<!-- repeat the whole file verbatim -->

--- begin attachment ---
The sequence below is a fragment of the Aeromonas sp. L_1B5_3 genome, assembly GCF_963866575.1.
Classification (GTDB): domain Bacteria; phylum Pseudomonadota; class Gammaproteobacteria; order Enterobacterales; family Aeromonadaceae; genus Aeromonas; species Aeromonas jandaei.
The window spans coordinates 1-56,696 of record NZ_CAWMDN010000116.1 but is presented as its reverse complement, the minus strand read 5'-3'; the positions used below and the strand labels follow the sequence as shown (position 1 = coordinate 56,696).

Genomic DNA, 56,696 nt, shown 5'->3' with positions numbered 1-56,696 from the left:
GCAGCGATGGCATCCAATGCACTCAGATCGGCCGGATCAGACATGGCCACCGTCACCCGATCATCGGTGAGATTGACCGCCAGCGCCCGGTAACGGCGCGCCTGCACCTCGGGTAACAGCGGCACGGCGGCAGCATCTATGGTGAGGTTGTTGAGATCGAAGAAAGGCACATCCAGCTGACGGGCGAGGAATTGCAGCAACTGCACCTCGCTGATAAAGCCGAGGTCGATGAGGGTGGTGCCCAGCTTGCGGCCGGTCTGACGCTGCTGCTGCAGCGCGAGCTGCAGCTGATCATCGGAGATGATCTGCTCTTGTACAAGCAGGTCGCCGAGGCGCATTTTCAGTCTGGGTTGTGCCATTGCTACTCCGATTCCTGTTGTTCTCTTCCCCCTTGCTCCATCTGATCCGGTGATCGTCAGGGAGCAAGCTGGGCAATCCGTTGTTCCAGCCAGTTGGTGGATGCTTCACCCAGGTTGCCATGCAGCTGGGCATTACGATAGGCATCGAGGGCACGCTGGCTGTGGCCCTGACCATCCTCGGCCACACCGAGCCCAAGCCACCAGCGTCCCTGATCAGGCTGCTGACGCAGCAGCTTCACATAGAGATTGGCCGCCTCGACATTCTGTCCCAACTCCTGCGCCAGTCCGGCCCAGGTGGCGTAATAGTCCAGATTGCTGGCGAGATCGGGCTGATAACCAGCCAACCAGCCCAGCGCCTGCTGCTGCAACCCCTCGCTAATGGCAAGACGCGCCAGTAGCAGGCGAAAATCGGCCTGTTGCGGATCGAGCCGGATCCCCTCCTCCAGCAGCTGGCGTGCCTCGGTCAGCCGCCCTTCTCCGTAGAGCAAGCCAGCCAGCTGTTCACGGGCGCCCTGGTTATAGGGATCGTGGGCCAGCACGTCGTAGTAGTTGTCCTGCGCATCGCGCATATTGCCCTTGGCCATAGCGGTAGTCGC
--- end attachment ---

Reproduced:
The sequence below is a fragment of the Aeromonas sp. L_1B5_3 genome, assembly GCF_963866575.1.
Classification (GTDB): domain Bacteria; phylum Pseudomonadota; class Gammaproteobacteria; order Enterobacterales; family Aeromonadaceae; genus Aeromonas; species Aeromonas jandaei.
The window spans coordinates 1-56,696 of record NZ_CAWMDN010000116.1 but is presented as its reverse complement, the minus strand read 5'-3'; the positions used below and the strand labels follow the sequence as shown (position 1 = coordinate 56,696).

Genomic DNA, 56,696 nt, shown 5'->3' with positions numbered 1-56,696 from the left:
GCAGCGATGGCATCCAATGCACTCAGATCGGCCGGATCAGACATGGCCACCGTCACCCGATCATCGGTGAGATTGACCGCCAGCGCCCGGTAACGGCGCGCCTGCACCTCGGGTAACAGCGGCACGGCGGCAGCATCTATGGTGAGGTTGTTGAGATCGAAGAAAGGCACATCCAGCTGACGGGCGAGGAATTGCAGCAACTGCACCTCGCTGATAAAGCCGAGGTCGATGAGGGTGGTGCCCAGCTTGCGGCCGGTCTGACGCTGCTGCTGCAGCGCGAGCTGCAGCTGATCATCGGAGATGATCTGCTCTTGTACAAGCAGGTCGCCGAGGCGCATTTTCAGTCTGGGTTGTGCCATTGCTACTCCGATTCCTGTTGTTCTCTTCCCCCTTGCTCCATCTGATCCGGTGATCGTCAGGGAGCAAGCTGGGCAATCCGTTGTTCCAGCCAGTTGGTGGATGCTTCACCCAGGTTGCCATGCAGCTGGGCATTACGATAGGCATCGAGGGCACGCTGGCTGTGGCCCTGACCATCCTCGGCCACACCGAGCCCAAGCCACCAGCGTCCCTGATCAGGCTGCTGACGCAGCAGCTTCACATAGAGATTGGCCGCCTCGACATTCTGTCCCAACTCCTGCGCCAGTCCGGCCCAGGTGGCGTAATAGTCCAGATTGCTGGCGAGATCGGGCTGATAACCAGCCAACCAGCCCAGCGCCTGCTGCTGCAACCCCTCGCTAATGGCAAGACGCGCCAGTAGCAGGCGAAAATCGGCCTGTTGCGGATCGAGCCGGATCCCCTCCTCCAGCAGCTGGCGTGCCTCGGTCAGCCGCCCTTCTCCGTAGAGCAAGCCAGCCAGCTGTTCACGGGCGCCCTGGTTATAGGGATCGTGGGCCAGCACGTCGTAGTAGTTGTCCTGCGCATCGCGCATATTGCCCTTGGCCATAGCGGTAGTCGC